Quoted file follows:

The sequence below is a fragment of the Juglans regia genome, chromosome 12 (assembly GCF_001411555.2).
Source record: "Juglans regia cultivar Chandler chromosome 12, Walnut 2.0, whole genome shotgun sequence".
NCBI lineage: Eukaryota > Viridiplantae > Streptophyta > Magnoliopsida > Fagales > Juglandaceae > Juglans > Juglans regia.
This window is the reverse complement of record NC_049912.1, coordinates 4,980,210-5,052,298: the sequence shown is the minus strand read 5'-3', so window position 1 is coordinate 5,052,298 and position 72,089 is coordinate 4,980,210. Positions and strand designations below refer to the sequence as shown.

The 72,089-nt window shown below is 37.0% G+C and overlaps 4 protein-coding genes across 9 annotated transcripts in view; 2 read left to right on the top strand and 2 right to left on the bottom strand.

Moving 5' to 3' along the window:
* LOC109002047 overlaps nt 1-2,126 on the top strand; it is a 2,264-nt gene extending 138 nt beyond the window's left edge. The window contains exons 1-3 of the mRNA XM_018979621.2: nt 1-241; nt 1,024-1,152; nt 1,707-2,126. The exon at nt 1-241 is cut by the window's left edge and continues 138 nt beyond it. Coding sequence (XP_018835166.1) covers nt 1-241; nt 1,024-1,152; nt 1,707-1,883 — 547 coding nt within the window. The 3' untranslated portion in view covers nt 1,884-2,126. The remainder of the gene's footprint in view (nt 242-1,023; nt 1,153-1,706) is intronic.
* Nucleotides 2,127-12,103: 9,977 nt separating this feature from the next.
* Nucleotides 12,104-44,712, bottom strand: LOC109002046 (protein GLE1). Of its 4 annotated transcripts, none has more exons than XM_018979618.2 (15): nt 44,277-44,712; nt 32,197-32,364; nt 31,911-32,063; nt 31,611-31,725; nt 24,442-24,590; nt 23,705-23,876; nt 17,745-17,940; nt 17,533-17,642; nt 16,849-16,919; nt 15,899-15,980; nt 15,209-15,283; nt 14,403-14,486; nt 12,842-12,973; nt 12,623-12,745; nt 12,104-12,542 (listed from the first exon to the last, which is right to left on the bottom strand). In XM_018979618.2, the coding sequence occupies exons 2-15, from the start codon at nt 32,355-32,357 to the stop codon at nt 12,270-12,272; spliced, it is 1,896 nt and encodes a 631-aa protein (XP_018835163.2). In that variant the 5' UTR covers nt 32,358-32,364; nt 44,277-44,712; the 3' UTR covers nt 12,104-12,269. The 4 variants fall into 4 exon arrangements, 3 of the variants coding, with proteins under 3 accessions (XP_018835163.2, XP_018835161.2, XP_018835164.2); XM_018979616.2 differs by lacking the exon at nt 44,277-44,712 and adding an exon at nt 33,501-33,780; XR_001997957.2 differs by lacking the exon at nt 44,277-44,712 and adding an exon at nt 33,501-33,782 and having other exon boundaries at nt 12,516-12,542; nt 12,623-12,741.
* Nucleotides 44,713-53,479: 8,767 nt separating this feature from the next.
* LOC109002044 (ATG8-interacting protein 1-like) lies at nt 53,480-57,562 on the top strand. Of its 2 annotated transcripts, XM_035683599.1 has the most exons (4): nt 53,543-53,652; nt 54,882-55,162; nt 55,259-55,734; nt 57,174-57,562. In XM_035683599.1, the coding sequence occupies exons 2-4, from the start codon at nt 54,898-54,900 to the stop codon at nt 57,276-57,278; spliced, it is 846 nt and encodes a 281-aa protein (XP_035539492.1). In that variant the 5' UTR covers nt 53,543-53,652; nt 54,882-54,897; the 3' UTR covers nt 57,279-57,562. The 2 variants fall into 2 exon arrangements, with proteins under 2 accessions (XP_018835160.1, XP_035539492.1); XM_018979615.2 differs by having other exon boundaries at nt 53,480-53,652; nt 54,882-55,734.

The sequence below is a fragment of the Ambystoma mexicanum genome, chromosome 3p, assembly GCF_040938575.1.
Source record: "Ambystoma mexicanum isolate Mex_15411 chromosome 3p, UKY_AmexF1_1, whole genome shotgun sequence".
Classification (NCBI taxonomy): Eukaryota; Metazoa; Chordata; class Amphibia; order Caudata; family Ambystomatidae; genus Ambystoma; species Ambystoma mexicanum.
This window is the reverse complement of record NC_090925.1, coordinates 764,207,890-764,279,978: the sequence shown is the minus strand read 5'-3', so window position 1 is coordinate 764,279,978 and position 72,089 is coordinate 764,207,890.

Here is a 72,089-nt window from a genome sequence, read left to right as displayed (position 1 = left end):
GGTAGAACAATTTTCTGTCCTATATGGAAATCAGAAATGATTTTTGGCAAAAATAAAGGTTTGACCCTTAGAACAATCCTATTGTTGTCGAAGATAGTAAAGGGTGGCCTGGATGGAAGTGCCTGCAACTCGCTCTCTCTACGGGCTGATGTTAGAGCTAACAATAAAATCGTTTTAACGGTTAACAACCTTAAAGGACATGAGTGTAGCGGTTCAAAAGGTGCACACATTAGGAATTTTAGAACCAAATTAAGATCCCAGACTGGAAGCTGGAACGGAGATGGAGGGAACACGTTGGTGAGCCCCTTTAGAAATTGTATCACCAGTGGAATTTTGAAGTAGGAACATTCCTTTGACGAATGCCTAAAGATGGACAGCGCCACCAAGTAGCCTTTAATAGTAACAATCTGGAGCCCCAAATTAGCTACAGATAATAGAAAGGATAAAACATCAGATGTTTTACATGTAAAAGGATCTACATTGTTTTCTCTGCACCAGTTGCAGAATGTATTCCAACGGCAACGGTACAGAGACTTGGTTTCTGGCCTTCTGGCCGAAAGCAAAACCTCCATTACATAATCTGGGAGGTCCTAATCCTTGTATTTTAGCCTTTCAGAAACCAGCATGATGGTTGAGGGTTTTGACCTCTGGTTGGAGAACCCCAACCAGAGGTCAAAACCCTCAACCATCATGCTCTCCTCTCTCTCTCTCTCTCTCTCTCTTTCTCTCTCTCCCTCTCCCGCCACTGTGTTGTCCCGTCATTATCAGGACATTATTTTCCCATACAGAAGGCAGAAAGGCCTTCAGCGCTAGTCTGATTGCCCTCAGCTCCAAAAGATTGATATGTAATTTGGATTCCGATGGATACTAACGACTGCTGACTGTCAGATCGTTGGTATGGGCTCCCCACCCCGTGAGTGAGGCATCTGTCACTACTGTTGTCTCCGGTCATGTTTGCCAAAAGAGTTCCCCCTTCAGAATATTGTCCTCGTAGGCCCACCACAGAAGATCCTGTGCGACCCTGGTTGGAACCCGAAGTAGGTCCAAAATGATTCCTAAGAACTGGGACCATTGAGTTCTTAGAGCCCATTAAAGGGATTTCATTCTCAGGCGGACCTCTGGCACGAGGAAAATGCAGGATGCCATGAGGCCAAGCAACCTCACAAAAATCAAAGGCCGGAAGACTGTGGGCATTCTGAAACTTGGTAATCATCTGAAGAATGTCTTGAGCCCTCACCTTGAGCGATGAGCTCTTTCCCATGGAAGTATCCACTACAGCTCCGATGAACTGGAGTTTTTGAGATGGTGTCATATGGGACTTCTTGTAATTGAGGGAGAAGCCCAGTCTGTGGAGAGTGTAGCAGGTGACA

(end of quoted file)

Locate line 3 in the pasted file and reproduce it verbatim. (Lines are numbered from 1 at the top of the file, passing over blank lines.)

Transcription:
NCBI lineage: Eukaryota > Viridiplantae > Streptophyta > Magnoliopsida > Fagales > Juglandaceae > Juglans > Juglans regia.